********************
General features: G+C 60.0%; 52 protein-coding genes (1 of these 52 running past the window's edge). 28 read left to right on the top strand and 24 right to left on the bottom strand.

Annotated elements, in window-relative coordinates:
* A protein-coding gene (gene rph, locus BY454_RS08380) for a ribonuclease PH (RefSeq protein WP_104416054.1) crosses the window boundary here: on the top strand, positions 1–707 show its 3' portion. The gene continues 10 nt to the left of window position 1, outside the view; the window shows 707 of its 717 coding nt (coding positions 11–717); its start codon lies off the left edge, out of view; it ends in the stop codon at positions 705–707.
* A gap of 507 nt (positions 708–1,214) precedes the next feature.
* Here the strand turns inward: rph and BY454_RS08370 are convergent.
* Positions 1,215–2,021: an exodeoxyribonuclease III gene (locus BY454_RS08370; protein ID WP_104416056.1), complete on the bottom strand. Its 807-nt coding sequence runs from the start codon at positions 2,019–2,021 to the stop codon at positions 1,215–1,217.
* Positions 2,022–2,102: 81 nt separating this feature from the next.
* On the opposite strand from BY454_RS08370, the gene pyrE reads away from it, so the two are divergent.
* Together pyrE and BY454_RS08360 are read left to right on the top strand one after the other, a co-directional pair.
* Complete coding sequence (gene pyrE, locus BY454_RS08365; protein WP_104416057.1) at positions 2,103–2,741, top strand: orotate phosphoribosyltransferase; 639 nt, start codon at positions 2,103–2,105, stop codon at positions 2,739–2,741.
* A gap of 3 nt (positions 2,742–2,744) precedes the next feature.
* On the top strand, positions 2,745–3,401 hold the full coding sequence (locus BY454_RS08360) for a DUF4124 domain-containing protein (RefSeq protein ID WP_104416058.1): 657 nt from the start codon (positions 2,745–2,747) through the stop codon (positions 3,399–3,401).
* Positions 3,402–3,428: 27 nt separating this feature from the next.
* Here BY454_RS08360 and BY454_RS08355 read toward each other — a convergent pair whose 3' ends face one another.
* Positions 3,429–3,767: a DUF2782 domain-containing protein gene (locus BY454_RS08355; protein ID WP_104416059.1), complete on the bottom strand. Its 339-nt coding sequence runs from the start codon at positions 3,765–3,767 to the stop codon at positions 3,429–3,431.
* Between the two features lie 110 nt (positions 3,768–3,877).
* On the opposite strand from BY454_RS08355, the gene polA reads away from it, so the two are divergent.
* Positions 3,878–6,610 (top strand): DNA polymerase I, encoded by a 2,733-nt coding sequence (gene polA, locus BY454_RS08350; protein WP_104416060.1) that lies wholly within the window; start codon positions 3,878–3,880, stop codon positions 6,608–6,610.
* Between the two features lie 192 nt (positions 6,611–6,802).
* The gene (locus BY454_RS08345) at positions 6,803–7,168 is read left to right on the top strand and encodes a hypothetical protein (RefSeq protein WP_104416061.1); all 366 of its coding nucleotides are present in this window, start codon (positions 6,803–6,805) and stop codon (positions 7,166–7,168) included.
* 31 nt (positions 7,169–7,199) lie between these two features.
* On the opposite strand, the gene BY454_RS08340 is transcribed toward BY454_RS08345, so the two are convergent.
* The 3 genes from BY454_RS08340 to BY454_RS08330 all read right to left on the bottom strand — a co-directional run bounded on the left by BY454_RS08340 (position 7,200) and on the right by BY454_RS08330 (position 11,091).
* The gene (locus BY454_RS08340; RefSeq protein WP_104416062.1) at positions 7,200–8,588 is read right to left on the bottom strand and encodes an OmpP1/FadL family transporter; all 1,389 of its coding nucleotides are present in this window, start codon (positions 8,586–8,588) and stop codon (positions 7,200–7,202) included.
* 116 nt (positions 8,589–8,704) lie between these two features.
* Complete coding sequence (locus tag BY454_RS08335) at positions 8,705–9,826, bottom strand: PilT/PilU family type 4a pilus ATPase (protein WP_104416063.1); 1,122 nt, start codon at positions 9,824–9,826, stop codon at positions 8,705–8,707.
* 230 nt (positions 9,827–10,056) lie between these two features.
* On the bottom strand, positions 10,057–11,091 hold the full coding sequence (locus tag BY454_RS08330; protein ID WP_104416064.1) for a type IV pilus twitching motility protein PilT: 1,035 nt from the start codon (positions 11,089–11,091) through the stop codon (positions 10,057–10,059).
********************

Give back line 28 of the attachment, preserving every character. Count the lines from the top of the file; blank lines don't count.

* On the bottom strand, positions 10,057–11,091 hold the full coding sequence (locus tag BY454_RS08330; protein ID WP_104416064.1) for a type IV pilus twitching motility protein PilT: 1,035 nt from the start codon (positions 11,089–11,091) through the stop codon (positions 10,057–10,059).